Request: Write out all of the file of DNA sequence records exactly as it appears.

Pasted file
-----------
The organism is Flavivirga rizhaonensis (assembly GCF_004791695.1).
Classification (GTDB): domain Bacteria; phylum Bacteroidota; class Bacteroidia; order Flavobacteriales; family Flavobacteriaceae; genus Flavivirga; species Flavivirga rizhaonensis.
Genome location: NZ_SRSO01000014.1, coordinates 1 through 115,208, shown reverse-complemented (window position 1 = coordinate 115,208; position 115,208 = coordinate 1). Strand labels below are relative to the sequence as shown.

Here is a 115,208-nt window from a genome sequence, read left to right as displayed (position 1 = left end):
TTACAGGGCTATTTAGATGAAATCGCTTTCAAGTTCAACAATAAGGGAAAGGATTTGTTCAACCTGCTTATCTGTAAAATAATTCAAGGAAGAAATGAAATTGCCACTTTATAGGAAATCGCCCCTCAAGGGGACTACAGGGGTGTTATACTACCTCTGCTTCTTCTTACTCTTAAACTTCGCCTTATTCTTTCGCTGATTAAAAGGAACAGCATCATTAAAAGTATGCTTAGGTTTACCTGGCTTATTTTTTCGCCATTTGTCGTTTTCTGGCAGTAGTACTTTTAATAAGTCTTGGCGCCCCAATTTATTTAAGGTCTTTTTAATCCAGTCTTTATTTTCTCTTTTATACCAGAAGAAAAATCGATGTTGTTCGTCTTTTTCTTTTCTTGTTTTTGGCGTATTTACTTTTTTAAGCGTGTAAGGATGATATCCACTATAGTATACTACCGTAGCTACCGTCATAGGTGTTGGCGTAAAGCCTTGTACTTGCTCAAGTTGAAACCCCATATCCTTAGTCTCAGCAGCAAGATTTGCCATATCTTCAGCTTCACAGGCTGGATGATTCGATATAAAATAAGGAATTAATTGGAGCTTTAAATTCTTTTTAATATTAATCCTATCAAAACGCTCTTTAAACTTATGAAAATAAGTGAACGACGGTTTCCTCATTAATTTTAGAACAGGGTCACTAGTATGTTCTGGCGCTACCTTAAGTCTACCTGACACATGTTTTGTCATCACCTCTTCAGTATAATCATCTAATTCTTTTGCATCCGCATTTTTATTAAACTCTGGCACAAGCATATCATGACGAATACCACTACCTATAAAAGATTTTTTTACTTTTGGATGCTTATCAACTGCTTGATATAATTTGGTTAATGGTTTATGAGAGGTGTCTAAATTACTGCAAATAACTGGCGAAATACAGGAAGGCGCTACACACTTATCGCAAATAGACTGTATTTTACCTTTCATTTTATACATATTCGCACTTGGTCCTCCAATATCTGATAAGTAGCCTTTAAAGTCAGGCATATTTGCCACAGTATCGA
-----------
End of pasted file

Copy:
The organism is Flavivirga rizhaonensis (assembly GCF_004791695.1).
Classification (GTDB): domain Bacteria; phylum Bacteroidota; class Bacteroidia; order Flavobacteriales; family Flavobacteriaceae; genus Flavivirga; species Flavivirga rizhaonensis.
Genome location: NZ_SRSO01000014.1, coordinates 1 through 115,208, shown reverse-complemented (window position 1 = coordinate 115,208; position 115,208 = coordinate 1). Strand labels below are relative to the sequence as shown.

Here is a 115,208-nt window from a genome sequence, read left to right as displayed (position 1 = left end):
TTACAGGGCTATTTAGATGAAATCGCTTTCAAGTTCAACAATAAGGGAAAGGATTTGTTCAACCTGCTTATCTGTAAAATAATTCAAGGAAGAAATGAAATTGCCACTTTATAGGAAATCGCCCCTCAAGGGGACTACAGGGGTGTTATACTACCTCTGCTTCTTCTTACTCTTAAACTTCGCCTTATTCTTTCGCTGATTAAAAGGAACAGCATCATTAAAAGTATGCTTAGGTTTACCTGGCTTATTTTTTCGCCATTTGTCGTTTTCTGGCAGTAGTACTTTTAATAAGTCTTGGCGCCCCAATTTATTTAAGGTCTTTTTAATCCAGTCTTTATTTTCTCTTTTATACCAGAAGAAAAATCGATGTTGTTCGTCTTTTTCTTTTCTTGTTTTTGGCGTATTTACTTTTTTAAGCGTGTAAGGATGATATCCACTATAGTATACTACCGTAGCTACCGTCATAGGTGTTGGCGTAAAGCCTTGTACTTGCTCAAGTTGAAACCCCATATCCTTAGTCTCAGCAGCAAGATTTGCCATATCTTCAGCTTCACAGGCTGGATGATTCGATATAAAATAAGGAATTAATTGGAGCTTTAAATTCTTTTTAATATTAATCCTATCAAAACGCTCTTTAAACTTATGAAAATAAGTGAACGACGGTTTCCTCATTAATTTTAGAACAGGGTCACTAGTATGTTCTGGCGCTACCTTAAGTCTACCTGACACATGTTTTGTCATCACCTCTTCAGTATAATCATCTAATTCTTTTGCATCCGCATTTTTATTAAACTCTGGCACAAGCATATCATGACGAATACCACTACCTATAAAAGATTTTTTTACTTTTGGATGCTTATCAACTGCTTGATATAATTTGGTTAATGGTTTATGAGAGGTGTCTAAATTACTGCAAATAACTGGCGAAATACAGGAAGGCGCTACACACTTATCGCAAATAGACTGTATTTTACCTTTCATTTTATACATATTCGCACTTGGTCCTCCAATATCTGATAAGTAGCCTTTAAAGTCAGGCATATTTGCCACAGTATCGA